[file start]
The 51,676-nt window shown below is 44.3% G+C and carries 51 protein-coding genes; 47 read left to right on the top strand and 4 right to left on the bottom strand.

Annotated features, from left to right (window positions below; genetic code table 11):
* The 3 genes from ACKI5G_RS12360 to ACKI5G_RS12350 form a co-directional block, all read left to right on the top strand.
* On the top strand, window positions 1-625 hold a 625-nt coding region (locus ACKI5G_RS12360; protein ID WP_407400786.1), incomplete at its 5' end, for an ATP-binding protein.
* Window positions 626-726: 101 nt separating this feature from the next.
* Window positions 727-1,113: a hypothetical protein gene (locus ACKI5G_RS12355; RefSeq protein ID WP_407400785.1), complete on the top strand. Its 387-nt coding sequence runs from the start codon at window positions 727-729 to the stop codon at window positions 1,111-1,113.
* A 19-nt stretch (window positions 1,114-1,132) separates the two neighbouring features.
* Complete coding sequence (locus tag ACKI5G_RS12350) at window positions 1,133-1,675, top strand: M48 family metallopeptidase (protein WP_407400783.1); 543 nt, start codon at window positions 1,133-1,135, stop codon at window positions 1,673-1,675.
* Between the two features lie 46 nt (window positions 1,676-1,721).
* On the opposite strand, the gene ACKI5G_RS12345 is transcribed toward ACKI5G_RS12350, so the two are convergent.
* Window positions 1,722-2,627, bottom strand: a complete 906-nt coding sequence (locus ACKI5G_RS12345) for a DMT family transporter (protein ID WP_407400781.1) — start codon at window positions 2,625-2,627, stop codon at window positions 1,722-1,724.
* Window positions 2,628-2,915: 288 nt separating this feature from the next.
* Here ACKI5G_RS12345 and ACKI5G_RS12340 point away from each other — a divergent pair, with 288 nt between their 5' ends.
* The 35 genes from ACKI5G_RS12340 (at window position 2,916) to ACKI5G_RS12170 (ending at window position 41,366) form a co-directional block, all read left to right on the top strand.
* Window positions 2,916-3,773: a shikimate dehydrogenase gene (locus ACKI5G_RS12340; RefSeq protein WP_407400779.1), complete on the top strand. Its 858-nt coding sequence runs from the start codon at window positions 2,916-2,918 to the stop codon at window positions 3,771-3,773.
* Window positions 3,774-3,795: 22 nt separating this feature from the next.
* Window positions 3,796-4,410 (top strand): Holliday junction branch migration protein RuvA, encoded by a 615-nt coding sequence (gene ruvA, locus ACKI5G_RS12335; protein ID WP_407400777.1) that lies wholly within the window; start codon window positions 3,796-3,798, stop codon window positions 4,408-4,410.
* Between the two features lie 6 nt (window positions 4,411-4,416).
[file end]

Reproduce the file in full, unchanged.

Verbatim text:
The 51,676-nt window shown below is 44.3% G+C and carries 51 protein-coding genes; 47 read left to right on the top strand and 4 right to left on the bottom strand.

Annotated features, from left to right (window positions below; genetic code table 11):
* The 3 genes from ACKI5G_RS12360 to ACKI5G_RS12350 form a co-directional block, all read left to right on the top strand.
* On the top strand, window positions 1-625 hold a 625-nt coding region (locus ACKI5G_RS12360; protein ID WP_407400786.1), incomplete at its 5' end, for an ATP-binding protein.
* Window positions 626-726: 101 nt separating this feature from the next.
* Window positions 727-1,113: a hypothetical protein gene (locus ACKI5G_RS12355; RefSeq protein ID WP_407400785.1), complete on the top strand. Its 387-nt coding sequence runs from the start codon at window positions 727-729 to the stop codon at window positions 1,111-1,113.
* A 19-nt stretch (window positions 1,114-1,132) separates the two neighbouring features.
* Complete coding sequence (locus tag ACKI5G_RS12350) at window positions 1,133-1,675, top strand: M48 family metallopeptidase (protein WP_407400783.1); 543 nt, start codon at window positions 1,133-1,135, stop codon at window positions 1,673-1,675.
* Between the two features lie 46 nt (window positions 1,676-1,721).
* On the opposite strand, the gene ACKI5G_RS12345 is transcribed toward ACKI5G_RS12350, so the two are convergent.
* Window positions 1,722-2,627, bottom strand: a complete 906-nt coding sequence (locus ACKI5G_RS12345) for a DMT family transporter (protein ID WP_407400781.1) — start codon at window positions 2,625-2,627, stop codon at window positions 1,722-1,724.
* Window positions 2,628-2,915: 288 nt separating this feature from the next.
* Here ACKI5G_RS12345 and ACKI5G_RS12340 point away from each other — a divergent pair, with 288 nt between their 5' ends.
* The 35 genes from ACKI5G_RS12340 (at window position 2,916) to ACKI5G_RS12170 (ending at window position 41,366) form a co-directional block, all read left to right on the top strand.
* Window positions 2,916-3,773: a shikimate dehydrogenase gene (locus ACKI5G_RS12340; RefSeq protein WP_407400779.1), complete on the top strand. Its 858-nt coding sequence runs from the start codon at window positions 2,916-2,918 to the stop codon at window positions 3,771-3,773.
* Window positions 3,774-3,795: 22 nt separating this feature from the next.
* Window positions 3,796-4,410 (top strand): Holliday junction branch migration protein RuvA, encoded by a 615-nt coding sequence (gene ruvA, locus ACKI5G_RS12335; protein ID WP_407400777.1) that lies wholly within the window; start codon window positions 3,796-3,798, stop codon window positions 4,408-4,410.
* Between the two features lie 6 nt (window positions 4,411-4,416).